IKEA FAKTUM base cabinet with pull out storage in Abstrakt White

I also wanted a drying rack over the sink so I can hang shirts on coat hangers to dry.  I looked at installing a chrome wardrobe rail from the overhead cabinet to the wall above the window, which I've done in a previous house.  I also considered the Ikea GRUNDTAL drying rack, which has an adjustable width so we could expand it to fill the entire 800mm wallspace over the sink and get a little more room for drying clothes than just a single rail.

IKEA GRUNDTAL drying rack

I was all set to purchase the Ikea rack but then I saw the Elfa system at Howards Storage World and liked the flexibility of having a drying rack as well as adjustable shelves.

Elfa Folding Drying Rack from Howards Storage

However, after pricing it up with the top track and wall bands I quickly changed my mind.  It would probably be more economical if I were doing an entire laundry rack system, but for just a small set of racks in the laundry that I was going to have to cut to size anyway, I wasn't prepared to pay the $150+ price tag.

I then found a similar system at Ikea for a fraction of the price - the ALGOT system:

Ikea ALGOT Storage System

As for the splashback, I intended to extend the existing white ceramic tiles across the entire bench space, but we discovered the sink benchtop was only 35mm thickness, whereas the Ikea benchtop is 40mm, so had to remove the tiles.  This resulted in damage to the plaster wall, so it became necessary to simply start over with the tiling.  Never one to shy away from an opportunity, I went on the hunt for a nicer tile...

I'm currently having an obsession with white cabinets, black taps, marble benchtops and splashbacks, thanks to the many Scandinavian blogs I follow, but can neither afford nor justify the expense of slabs of marble in a laundry!  So I found an affordable alternative in marble mosaic tiles.

A few YouTube videos and fact sheets later and I was on my way to my first DIY tiling effort!  Apart from a couple of obvious spots over the sink where I didn't push a tile or two into the adhesive enough (my tile spacer obstructed my view of it whilst the adhesive was drying.  Once I noticed it was too late to adjust it!) I'm pretty happy with my effort overall.

Tiling In Progress

I still have a couple of tasks before it is complete, such as sealing the tiles and caulking between the tiles and overhead cupboards and benchtop (perhaps a task for tomorrow if I can make it to Bunnings).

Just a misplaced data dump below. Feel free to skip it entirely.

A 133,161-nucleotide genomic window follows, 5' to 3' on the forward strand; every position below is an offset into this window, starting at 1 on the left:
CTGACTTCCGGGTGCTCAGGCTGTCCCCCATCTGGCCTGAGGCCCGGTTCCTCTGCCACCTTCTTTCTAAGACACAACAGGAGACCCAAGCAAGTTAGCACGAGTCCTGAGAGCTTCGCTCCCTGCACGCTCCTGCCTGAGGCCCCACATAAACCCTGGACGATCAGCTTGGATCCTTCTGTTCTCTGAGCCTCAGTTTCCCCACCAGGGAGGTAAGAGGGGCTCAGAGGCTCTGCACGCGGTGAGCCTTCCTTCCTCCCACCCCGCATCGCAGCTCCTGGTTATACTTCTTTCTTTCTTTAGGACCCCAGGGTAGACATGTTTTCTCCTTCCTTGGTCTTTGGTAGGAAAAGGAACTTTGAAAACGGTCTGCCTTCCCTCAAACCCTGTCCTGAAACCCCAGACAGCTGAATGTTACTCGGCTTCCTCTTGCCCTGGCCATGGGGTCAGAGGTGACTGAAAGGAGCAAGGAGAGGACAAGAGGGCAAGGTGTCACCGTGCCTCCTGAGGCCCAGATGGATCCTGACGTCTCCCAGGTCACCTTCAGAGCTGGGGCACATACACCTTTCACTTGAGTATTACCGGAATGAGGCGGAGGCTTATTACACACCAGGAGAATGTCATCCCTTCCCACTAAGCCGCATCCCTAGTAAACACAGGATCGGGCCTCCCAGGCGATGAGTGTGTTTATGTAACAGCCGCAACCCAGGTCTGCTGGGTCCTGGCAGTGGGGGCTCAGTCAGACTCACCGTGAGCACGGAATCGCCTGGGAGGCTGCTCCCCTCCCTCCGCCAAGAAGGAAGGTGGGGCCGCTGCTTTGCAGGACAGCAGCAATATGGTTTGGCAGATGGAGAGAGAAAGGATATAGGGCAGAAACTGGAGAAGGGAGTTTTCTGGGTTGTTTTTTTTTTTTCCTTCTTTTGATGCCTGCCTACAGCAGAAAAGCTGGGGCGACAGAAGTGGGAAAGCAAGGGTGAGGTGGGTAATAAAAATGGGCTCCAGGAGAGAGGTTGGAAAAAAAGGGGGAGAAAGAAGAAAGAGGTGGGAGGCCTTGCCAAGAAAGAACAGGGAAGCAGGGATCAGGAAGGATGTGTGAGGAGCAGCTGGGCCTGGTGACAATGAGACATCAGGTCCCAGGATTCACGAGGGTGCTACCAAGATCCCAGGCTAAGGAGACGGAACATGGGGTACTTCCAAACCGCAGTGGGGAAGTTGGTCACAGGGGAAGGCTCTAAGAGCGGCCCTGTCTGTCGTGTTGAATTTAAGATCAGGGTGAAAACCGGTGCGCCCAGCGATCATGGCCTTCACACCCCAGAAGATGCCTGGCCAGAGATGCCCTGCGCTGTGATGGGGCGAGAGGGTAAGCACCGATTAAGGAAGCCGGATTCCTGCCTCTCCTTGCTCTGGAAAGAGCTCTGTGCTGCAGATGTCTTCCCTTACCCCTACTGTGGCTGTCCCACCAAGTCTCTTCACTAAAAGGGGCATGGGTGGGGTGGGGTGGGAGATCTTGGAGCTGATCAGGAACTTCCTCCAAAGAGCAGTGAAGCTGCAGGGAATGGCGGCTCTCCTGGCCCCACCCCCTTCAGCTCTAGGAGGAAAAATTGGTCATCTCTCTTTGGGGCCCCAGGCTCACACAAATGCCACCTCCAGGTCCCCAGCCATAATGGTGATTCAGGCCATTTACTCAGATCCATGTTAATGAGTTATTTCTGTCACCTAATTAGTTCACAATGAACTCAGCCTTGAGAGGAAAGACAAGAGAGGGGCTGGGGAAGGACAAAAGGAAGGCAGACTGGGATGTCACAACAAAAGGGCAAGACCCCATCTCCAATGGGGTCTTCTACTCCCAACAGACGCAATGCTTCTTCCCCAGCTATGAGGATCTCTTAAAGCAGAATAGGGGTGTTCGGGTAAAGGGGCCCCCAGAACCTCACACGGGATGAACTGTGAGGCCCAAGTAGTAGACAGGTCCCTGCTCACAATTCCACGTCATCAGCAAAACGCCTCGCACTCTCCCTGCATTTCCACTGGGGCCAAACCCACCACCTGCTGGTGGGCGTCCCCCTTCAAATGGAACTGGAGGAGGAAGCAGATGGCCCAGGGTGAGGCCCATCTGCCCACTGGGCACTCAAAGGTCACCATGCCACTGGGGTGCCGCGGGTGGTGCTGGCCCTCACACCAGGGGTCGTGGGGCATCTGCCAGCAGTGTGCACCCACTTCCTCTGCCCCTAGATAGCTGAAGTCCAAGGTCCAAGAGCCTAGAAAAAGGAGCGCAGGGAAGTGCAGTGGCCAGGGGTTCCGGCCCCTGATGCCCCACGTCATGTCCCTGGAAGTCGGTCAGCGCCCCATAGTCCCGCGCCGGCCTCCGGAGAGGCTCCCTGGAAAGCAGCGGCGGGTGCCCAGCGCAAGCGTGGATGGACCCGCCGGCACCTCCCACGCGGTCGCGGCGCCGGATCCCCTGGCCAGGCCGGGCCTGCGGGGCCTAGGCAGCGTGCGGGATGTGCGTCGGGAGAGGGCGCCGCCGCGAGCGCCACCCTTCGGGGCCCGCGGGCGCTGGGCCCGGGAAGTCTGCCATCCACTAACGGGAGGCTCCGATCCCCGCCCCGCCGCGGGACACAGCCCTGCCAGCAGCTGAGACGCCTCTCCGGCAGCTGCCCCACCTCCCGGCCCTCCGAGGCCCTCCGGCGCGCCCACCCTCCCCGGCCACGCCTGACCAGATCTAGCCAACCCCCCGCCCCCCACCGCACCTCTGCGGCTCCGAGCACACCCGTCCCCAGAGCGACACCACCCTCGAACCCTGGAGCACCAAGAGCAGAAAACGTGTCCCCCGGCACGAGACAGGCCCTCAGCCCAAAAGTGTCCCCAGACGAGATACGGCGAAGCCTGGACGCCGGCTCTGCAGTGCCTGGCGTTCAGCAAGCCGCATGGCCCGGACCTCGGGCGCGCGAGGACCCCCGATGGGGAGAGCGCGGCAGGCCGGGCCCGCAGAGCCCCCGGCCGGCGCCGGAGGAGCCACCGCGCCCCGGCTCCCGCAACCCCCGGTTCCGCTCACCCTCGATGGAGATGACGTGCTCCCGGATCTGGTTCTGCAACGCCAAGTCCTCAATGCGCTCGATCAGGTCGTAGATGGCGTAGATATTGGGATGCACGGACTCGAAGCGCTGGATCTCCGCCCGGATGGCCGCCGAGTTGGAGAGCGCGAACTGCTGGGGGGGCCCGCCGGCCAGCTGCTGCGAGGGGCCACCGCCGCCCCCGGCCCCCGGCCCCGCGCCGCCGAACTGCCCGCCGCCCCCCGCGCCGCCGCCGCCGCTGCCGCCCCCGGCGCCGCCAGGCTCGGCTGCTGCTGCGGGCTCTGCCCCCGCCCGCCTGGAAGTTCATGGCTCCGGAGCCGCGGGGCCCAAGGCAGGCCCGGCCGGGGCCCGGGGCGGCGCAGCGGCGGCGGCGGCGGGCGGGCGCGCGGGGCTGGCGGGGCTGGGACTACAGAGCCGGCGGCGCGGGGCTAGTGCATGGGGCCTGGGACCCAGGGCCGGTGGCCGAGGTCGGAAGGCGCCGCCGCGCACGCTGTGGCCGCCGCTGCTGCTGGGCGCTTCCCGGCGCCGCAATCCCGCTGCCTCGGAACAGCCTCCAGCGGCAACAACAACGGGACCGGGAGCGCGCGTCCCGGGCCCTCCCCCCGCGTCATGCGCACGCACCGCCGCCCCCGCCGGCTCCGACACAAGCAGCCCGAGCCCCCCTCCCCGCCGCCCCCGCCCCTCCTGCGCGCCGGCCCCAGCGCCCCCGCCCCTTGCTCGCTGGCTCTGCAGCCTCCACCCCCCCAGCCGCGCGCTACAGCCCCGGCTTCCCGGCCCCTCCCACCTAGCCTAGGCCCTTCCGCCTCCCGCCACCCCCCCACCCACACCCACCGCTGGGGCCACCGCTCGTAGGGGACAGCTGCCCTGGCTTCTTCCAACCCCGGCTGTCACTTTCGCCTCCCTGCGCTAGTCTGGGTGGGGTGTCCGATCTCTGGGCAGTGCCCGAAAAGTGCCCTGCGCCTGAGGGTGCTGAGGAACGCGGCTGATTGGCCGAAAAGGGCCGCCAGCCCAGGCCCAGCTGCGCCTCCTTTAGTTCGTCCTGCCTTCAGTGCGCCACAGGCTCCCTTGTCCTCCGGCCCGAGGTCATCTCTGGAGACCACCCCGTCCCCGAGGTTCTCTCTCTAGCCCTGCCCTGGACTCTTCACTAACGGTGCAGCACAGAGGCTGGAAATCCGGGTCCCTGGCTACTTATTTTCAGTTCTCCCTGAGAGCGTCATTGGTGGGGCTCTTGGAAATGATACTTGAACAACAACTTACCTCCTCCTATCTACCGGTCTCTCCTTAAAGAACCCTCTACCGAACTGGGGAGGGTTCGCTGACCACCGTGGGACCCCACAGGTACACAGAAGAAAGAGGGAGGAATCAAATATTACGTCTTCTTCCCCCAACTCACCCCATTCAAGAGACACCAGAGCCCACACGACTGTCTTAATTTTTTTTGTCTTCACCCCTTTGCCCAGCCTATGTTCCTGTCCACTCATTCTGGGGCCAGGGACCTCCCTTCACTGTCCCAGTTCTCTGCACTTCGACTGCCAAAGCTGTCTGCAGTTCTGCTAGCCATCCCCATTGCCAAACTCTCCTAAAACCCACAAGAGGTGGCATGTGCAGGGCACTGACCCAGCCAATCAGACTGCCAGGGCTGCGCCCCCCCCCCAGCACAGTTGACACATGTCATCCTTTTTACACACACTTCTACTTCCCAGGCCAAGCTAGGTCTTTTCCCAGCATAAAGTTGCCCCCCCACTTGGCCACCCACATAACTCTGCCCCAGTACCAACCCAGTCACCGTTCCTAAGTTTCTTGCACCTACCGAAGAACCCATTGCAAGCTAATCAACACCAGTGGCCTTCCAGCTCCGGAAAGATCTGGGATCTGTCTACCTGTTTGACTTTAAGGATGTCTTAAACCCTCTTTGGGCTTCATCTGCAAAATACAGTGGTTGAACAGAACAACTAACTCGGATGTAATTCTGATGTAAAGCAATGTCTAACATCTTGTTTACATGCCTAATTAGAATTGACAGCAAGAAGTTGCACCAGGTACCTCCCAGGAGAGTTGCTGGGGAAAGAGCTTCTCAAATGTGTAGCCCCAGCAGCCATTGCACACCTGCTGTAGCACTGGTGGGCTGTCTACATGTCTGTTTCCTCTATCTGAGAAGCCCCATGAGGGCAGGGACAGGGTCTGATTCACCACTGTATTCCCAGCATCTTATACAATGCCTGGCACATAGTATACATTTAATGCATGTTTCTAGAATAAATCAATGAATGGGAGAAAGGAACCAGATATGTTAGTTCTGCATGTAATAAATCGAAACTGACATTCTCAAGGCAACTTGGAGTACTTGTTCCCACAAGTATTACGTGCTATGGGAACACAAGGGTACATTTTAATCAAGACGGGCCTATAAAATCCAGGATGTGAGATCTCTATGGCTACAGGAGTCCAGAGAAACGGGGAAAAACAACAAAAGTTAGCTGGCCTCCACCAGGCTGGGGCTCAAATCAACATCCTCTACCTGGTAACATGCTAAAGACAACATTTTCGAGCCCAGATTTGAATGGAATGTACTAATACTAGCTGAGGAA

I just love the feel of the laundry now.  Dare I say it makes me want to find excuses (like extra loads of washing or cleaning) merely to visit the room?...

Laundry In Use!

Thursday, 7 March 2013

Full Tank

Our landscape architect sent me an email a few weeks ago advising me that he forgot to ask the plumber to install a silt pit when they put the tank in, which means all the leaves in the gutters and various other muck will have been going straight into the tank since it was installed a couple of months ago.

Rather than pay the plumber another few hundred dollars to come back and do what arguably should have been factored into the total job price, I sourced the relevant parts from a local plumbing supplies store and Paul installed the pit himself last weekend.

Unfortunately the stormwater pipe placement means we couldn't locate the pit in a future garden bed - the pipe runs entirely under the proposed lawn area.  Not quite sure at this point why I paid a landscape architect to design - and project manage - I would have thought these are the very details he should have taken care of.

Anyway, I'm thinking of redesigning the garden beds out the front so we can disguise the pit behind plants, and perhaps do away with a lawn altogether.

As it turns out, we were a little too late with the pit installation anyway.  Paul lifted the lid of the tank...and IT'S FULL!  I can't believe it.  We had practically no rain in January, but a good few days of rain in Feb and it's been enough to fill 20,000 litres!

Tank full to the brim in only 2.5 summer months!

Now if we could only afford to install a pump we could actually use the water for our garden!  Every time we water the vegetable patch I cringe at the thought of all that 'free' water underground we can't yet access!

I discovered that our local council offers a 7% rebate for the purchase price of a tank (in addition to the Federal Govt rebate for installing a tank and plumbing it to toilets and/or laundry).  It's not a huge amount, but anything is better than nothing!

Paul has also been researching digital irrigation systems so he can remotely control it using computer, iPhone, etc.  The only one he's found so far is from the US and there doesn't seem to be an Australian distributor (yet).  Looks like a great idea, though.  Imagine being on holiday and being able to check the local weather for rain (or your own personal backyard weather station) and turn on your irrigation system at home!